Hanan Abubashir is a 21 year old student living and studying psychology in Gaza who has asked for assistance publicizing the following statement. Please share it widely:
“Thank God! The child was not with her.” November 2018 by Hanan Abubashir
I have always hated crying for help.
You may have read about Gaza’s plight in newspapers or academic articles and you may have heard about the many deprivations we the Palestinians face, like having just four hours of electricity each day, three extraordinarily brutal wars, the almost always closed border crossings and so on and so forth.
We, as humans with the human bodies and feelings, before any kind of divisions human beings may create, are all trying to send a message from inside the box (Gaza) to the humans outside the box. Our signal is intended to be sent everywhere that humans live, it is meant for all who want to listen. I am not worried about whether or not you are receiving accurate information. But what I do truly worry about is whether you people are able to reach the feelings zone, to feel the emotion in our words and be touched emotionally by our incessantly flowing blood. Our actions and responses, personality and memories, anger and impotence are what we are, the conditions of our lives don’t just affect but also build us. How we deal with every single day in our daily life when there’s no war, emergency or crisis (the ordinary days!), like how we move on and rebuild ourselves after crises. I know I am not explaining it well but what is normal for me is what you fear could happen to you in the worst-case scenario, the worst nightmare you can imagine.
Let me see if I can give you a little example. For instance, you are returning happily from a close friend’s wedding and you suddenly hear loud noise. If you are Gazan, you don’t think of the possibility that there may be children playing or fireworks going off somewhere; you think, oh—the war is back.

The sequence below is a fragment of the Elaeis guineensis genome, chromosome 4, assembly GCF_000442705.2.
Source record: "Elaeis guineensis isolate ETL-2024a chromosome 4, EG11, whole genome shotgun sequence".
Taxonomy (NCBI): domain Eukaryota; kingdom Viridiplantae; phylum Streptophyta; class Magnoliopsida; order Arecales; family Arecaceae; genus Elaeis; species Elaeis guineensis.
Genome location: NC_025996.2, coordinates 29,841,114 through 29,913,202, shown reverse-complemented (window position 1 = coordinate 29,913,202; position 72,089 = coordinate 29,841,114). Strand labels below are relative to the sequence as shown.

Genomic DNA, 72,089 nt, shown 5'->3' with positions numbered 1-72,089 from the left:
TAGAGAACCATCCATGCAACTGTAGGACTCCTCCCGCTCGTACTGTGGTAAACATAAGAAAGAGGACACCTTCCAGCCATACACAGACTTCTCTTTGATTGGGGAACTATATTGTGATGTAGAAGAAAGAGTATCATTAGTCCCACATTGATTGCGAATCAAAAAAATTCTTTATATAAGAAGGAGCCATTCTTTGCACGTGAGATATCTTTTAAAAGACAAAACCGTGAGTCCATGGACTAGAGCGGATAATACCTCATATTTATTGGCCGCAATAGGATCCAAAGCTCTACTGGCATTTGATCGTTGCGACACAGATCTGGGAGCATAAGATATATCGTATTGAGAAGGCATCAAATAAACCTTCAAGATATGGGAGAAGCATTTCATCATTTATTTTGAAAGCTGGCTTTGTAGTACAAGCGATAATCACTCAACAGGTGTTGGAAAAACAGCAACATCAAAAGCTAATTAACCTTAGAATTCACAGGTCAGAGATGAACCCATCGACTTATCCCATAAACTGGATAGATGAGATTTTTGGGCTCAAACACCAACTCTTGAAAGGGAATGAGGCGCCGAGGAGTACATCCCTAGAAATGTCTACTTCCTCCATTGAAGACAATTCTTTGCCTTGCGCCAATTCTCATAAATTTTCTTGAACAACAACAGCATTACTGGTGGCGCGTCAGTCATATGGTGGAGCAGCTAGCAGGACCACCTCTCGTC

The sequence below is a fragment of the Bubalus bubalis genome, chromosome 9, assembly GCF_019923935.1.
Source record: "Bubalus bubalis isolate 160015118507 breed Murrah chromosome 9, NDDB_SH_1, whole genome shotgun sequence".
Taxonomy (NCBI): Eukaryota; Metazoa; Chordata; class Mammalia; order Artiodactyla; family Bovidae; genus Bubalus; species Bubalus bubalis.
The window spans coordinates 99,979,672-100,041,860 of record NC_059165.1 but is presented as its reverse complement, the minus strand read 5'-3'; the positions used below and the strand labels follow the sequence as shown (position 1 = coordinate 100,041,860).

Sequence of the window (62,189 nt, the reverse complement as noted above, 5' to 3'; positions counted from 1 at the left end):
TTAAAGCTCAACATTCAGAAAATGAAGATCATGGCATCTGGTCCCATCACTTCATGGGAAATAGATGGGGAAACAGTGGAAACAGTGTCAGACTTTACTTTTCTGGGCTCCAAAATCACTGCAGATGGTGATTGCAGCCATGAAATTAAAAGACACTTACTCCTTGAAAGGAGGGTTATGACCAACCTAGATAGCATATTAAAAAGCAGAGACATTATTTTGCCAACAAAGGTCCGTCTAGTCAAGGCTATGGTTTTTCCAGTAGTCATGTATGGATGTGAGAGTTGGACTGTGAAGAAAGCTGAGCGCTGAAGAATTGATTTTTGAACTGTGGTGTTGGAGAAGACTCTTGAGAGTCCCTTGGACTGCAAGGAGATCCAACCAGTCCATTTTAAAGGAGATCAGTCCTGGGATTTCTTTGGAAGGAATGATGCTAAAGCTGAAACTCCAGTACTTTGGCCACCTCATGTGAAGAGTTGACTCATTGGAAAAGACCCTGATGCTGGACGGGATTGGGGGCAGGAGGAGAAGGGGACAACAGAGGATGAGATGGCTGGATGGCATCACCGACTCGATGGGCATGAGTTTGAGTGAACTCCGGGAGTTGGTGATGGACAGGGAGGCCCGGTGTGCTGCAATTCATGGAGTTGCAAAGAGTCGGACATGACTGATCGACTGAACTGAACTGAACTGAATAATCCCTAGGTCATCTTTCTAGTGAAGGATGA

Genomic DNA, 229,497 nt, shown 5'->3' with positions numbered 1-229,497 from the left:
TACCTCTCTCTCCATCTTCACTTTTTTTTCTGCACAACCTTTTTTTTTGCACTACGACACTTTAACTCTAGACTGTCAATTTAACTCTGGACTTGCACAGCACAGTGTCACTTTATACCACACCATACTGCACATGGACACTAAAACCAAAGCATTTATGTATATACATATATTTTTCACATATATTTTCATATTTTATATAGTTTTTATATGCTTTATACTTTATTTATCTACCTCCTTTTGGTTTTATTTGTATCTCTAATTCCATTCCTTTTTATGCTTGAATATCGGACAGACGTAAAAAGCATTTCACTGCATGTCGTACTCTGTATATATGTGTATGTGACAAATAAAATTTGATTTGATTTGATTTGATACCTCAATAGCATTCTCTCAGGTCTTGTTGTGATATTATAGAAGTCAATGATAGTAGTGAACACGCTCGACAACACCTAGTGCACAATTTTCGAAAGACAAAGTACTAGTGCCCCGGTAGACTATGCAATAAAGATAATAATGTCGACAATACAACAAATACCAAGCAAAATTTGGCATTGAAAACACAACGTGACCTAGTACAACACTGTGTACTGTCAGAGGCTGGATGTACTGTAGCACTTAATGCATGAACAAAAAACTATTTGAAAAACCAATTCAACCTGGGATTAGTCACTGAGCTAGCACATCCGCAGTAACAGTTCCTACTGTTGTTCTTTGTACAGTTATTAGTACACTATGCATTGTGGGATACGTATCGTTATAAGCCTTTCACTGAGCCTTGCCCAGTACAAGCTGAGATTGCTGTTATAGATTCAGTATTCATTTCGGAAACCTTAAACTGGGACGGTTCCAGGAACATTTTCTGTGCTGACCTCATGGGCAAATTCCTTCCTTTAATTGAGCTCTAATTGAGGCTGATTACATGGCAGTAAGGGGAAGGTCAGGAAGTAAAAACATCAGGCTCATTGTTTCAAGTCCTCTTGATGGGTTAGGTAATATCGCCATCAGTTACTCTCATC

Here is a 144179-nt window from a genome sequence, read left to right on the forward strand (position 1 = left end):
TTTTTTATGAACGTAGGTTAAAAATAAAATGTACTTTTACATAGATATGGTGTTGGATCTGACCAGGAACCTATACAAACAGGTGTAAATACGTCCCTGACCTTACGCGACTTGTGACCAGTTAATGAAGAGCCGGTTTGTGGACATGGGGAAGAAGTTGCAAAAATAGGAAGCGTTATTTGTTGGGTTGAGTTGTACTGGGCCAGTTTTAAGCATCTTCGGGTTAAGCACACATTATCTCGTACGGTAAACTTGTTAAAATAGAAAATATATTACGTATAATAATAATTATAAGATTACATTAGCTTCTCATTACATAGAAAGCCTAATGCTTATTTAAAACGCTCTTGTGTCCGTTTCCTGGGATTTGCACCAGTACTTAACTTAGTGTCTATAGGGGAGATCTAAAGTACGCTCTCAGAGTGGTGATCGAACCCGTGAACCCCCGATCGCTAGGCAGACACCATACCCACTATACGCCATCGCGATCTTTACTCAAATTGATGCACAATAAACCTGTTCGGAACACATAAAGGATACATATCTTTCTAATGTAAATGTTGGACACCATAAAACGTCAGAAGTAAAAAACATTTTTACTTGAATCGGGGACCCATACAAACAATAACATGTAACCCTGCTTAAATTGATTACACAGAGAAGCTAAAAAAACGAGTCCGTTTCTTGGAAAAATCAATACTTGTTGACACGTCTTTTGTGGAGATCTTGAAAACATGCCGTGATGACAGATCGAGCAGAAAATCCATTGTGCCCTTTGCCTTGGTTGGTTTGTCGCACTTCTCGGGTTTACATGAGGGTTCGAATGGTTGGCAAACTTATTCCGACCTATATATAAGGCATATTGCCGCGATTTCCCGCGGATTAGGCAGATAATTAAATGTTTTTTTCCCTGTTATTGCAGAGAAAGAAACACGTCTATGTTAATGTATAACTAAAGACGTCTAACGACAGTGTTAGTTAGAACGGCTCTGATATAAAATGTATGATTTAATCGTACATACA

Another thing I wonder about is our memory: how bad or good is it to be a person holding memories of war? What might it feel like to not have such memories? Can one know anything about war not having experienced one personally? For a good, kind person, is there a connection between war memories and aggressive urges (like the ones Freud wrote about)? Who has stronger desires to hurt others—we who experience war first-hand, or you who watch it on television?
When I am not consumed with these psychological questions, I like to travel in my imagination. I do this every day. I don’t need travel documents in order to be able to do this, nor do I need anyone to open the crossing for me. In my imagination, I can try to live like a normal person—one with dreams and hopes—unaffected by all the mess that has been forced upon me. I escape from dirty roads, tragic events, terrible history and a grim future by hanging out in empty places or by watching movies telling me what young people my age are doing in their lives. Movies show me what it looks like to be a normal person living a normal life and how I could possibly become one.
If I didn’t have my imagination and could not fantasize about my personal future—like the academic courses I am going to take, my career path etc.—I would probably head for the fence, as many have already done.
I just want to take you as a reader to new places hidden away from the reporters’ cameras. I may not be able to explain much but I hope that I managed to drop a few hints that can help open some ears and doors.
Hanan Abubashir would welcome emails from friends and colleagues around the world. Her email address is email@example.com